I tend to fall down and go boom with annoying regularity. It is often because my head is spinning off my neck stem, trying to catch the action around me. You can imagine what happens at an auto show, especially this year’s Detroit show, which was overrun by 5169 journalists (from sixty countries, including Mongolia and Qatar) battling for a scrap of quote, a minute of a designer’s time, floor space, press kits, and all the cool USBs they could grab. The humanity (oh, the humanity!) was the stuff claustrophobia is made of. And I can’t say enough bad things about video crews from Russia.
You can only imagine. But not really. Here’s the blow by blow.
This year’s auto show was particularly dangerous for the airheads among us—those whose focus is right where the carmakers want it to be—above the fray at eye level, staring at the gorgeous new Mercedes-Benz C-class, the shocking aluminum Ford F-150, the Audi Allroad Shooting Brake concept, the wild Kia GT4 Stinger, the transformative Chrysler 200, the luscious Cadillac ATS coupe, Acura’s TLX teaser, the aggressive Lexus RC-F coupe—and on and on. Lights blazed and flashed, music blared a siren’s song, and we all looked up.
We stumbled from carpet to rubber to hard-polished laminates, half tumbled from steps where the eye saw no step, banged into foot-high clear plexiglass fences around concepts, and windmilled arms to stay upright as we stumbled off turntable drop-offs that blended with the floors around them. The harsh lighting, blinding LED movie walls, monochromatic floors, and the difficulty of negotiating floor surfaces as varied as the cars themselves had me feeling like I had vertigo. I just missed going ass over teakettle at Chevy. I jerked my spine lurching from the Audi stand where I thought there wasn’t a step and there was. I nearly went down like a sack of laundry at the Chrysler stand, the Acura stand (which had dire warnings laminated on the edge of every step but the one I was on), and the Mercedes-Benz stand.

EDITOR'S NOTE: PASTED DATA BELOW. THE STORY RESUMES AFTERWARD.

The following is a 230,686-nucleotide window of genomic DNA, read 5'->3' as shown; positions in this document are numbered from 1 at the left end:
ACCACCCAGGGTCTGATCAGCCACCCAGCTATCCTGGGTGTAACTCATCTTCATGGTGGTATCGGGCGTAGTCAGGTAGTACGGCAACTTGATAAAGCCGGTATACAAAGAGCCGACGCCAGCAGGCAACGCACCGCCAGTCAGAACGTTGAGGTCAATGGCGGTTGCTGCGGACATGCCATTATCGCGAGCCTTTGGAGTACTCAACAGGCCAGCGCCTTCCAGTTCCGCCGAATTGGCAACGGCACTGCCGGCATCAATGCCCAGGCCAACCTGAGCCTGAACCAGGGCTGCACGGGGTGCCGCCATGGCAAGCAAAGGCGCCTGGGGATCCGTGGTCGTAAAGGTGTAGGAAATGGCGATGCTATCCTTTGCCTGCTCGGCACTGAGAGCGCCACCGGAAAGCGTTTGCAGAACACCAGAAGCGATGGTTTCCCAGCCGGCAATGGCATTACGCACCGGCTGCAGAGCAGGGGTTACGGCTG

Nissan was my Waterloo. It was a shining white laminated Mayan temple of a center stage surrounded by theater seating. Atop the rather too-short white steps sat the Sport Sedan Concept, striking in all but name. I met design chief Shiro Nakamura at the top of the temple to video his comments on what we were all calling the next Maxima. The steps terrified me after two days of near-misses everywhere else.
“Those stairs were diabolical,” design editor Robert Cumberford said. Deputy editor Joe DeMatio concurred: “That stand was notorious. The steps were sharply curved and had very narrow tread depth. One wonders if they met building codes.”
I did fine, and I handed Shiro off to the next journalist while I relaxed with our crew in the surrounding seats. This is when I should have heeded the classic skier’s caution to call it quits an hour before the hill closes. I was beckoned by the journalist interviewing Shiro, turned, trotted up the temple, and executed a massive face-plant, whacking my ankle on the edging of the top step and splatting practically at the feet of the chief designer. No, I was not wearing a dress.
Shiro ran over and got down on his hands and knees next to my head. “Jean! Jean!” he said, so horrified that I finally got embarrassed. “Go away, Shiro. Go away. I’m OK. It’s OK.” I slowly rolled to my back, like a turtle on its shell, to see the crowd in the cheap seats stunned into horrified silence. I don’t recall seeing anyone gloating, but I could be wrong. It was dead silent as I came to a sitting position and announced that everyone should “go back to what you were doing. Everything is fine here.”
Two Nissan PR guys rushed over and sat on either side of me, like we all meant to be sitting around on the steps. One apologized for not having any ice. “I have this cold beer bottle you could use on your ankle,” he said.
“Bring me a cold water bottle and open that damn beer,” I suggested. And we had a beer and pretended everything was cool.
My ankle was broken, which I found out after I walked out of Cobo Center, drove fifty miles home, and went to the doctor the next day.
The walking boot comes off in six weeks, when it should be all better. The mortification might take a tad longer.
For more of Jean at the Detroit auto show, go to JeanKnowsCars.com.